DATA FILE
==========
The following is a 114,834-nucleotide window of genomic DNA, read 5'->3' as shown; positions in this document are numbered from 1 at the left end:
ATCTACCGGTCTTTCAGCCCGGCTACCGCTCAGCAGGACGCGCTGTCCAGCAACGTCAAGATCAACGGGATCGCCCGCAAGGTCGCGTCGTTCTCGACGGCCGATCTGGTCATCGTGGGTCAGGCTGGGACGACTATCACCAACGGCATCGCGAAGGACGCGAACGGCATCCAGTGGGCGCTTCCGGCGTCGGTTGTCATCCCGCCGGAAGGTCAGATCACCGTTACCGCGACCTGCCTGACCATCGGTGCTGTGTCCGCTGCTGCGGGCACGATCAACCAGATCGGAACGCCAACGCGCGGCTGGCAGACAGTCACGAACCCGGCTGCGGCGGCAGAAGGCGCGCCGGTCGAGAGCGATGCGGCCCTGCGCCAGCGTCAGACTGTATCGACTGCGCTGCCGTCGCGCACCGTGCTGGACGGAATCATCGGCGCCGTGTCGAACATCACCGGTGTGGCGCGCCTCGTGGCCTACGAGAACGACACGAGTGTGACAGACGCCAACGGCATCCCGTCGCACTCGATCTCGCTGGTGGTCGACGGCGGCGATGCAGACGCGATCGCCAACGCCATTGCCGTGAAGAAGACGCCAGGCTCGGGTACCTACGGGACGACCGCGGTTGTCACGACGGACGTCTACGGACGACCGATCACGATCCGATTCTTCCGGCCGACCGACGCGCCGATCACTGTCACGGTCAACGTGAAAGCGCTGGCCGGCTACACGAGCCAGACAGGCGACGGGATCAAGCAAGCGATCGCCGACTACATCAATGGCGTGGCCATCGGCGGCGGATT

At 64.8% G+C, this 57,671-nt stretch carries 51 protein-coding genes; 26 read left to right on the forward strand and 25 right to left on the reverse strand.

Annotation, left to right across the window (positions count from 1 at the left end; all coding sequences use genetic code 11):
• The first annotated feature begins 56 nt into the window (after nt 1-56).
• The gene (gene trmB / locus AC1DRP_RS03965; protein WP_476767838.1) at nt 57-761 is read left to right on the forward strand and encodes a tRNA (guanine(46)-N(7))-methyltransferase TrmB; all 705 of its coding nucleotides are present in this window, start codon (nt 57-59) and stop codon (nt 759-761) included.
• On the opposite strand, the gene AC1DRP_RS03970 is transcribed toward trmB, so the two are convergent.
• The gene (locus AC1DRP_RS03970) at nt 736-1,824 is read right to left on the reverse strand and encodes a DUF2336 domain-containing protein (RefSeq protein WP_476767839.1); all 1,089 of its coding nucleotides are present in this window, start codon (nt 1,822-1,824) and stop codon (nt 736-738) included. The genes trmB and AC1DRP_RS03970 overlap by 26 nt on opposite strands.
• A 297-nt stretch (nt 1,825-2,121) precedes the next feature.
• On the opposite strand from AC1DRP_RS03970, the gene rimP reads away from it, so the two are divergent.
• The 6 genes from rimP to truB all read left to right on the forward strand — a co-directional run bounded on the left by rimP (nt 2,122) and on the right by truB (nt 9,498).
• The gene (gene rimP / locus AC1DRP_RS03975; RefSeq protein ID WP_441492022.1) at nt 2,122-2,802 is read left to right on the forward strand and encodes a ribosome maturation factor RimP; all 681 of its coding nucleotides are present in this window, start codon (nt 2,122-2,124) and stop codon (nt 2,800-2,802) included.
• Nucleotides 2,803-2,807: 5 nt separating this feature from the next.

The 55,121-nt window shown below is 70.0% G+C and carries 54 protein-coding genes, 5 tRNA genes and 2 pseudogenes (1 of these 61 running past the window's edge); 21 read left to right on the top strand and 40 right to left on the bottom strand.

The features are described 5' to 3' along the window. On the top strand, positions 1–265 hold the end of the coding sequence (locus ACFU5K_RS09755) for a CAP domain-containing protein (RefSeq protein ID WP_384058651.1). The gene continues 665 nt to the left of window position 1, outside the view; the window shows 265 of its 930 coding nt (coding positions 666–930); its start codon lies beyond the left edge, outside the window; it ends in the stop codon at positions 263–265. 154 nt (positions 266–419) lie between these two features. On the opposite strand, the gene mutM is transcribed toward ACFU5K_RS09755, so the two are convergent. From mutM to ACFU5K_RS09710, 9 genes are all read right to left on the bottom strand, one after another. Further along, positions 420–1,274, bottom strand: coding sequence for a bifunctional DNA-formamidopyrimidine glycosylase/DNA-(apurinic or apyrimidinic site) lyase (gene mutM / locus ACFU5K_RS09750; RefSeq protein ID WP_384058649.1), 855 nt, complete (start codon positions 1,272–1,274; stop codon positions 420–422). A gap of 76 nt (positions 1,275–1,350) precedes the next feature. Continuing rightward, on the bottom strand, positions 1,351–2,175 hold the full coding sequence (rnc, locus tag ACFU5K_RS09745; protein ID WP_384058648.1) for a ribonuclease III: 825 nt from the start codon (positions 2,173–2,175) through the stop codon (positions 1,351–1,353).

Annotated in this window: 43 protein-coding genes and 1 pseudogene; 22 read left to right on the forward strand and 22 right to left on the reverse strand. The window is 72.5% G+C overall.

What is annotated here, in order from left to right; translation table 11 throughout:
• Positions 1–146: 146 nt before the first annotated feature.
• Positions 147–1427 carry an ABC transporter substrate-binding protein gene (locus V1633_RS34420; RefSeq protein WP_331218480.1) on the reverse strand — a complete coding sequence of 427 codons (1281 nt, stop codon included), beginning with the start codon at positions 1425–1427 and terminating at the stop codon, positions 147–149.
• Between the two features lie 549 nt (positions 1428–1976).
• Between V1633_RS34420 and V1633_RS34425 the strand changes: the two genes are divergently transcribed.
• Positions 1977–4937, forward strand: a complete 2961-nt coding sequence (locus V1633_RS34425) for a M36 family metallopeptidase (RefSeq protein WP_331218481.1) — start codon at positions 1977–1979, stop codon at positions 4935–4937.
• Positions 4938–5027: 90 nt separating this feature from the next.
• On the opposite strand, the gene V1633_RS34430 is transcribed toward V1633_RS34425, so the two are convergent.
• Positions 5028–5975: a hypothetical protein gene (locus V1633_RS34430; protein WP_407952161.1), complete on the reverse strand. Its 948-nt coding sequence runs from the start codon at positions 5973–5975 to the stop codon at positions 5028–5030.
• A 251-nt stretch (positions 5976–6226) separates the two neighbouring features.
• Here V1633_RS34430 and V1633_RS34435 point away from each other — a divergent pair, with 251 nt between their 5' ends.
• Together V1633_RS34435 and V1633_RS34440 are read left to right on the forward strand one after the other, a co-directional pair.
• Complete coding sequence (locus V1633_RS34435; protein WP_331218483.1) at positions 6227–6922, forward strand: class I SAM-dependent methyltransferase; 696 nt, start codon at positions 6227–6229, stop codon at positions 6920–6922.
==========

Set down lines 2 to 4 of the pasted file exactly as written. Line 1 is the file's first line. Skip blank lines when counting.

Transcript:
ATCTACCGGTCTTTCAGCCCGGCTACCGCTCAGCAGGACGCGCTGTCCAGCAACGTCAAGATCAACGGGATCGCCCGCAAGGTCGCGTCGTTCTCGACGGCCGATCTGGTCATCGTGGGTCAGGCTGGGACGACTATCACCAACGGCATCGCGAAGGACGCGAACGGCATCCAGTGGGCGCTTCCGGCGTCGGTTGTCATCCCGCCGGAAGGTCAGATCACCGTTACCGCGACCTGCCTGACCATCGGTGCTGTGTCCGCTGCTGCGGGCACGATCAACCAGATCGGAACGCCAACGCGCGGCTGGCAGACAGTCACGAACCCGGCTGCGGCGGCAGAAGGCGCGCCGGTCGAGAGCGATGCGGCCCTGCGCCAGCGTCAGACTGTATCGACTGCGCTGCCGTCGCGCACCGTGCTGGACGGAATCATCGGCGCCGTGTCGAACATCACCGGTGTGGCGCGCCTCGTGGCCTACGAGAACGACACGAGTGTGACAGACGCCAACGGCATCCCGTCGCACTCGATCTCGCTGGTGGTCGACGGCGGCGATGCAGACGCGATCGCCAACGCCATTGCCGTGAAGAAGACGCCAGGCTCGGGTACCTACGGGACGACCGCGGTTGTCACGACGGACGTCTACGGACGACCGATCACGATCCGATTCTTCCGGCCGACCGACGCGCCGATCACTGTCACGGTCAACGTGAAAGCGCTGGCCGGCTACACGAGCCAGACAGGCGACGGGATCAAGCAAGCGATCGCCGACTACATCAATGGCGTGGCCATCGGCGGCGGATT

At 64.8% G+C, this 57,671-nt stretch carries 51 protein-coding genes; 26 read left to right on the forward strand and 25 right to left on the reverse strand.

Annotation, left to right across the window (positions count from 1 at the left end; all coding sequences use genetic code 11):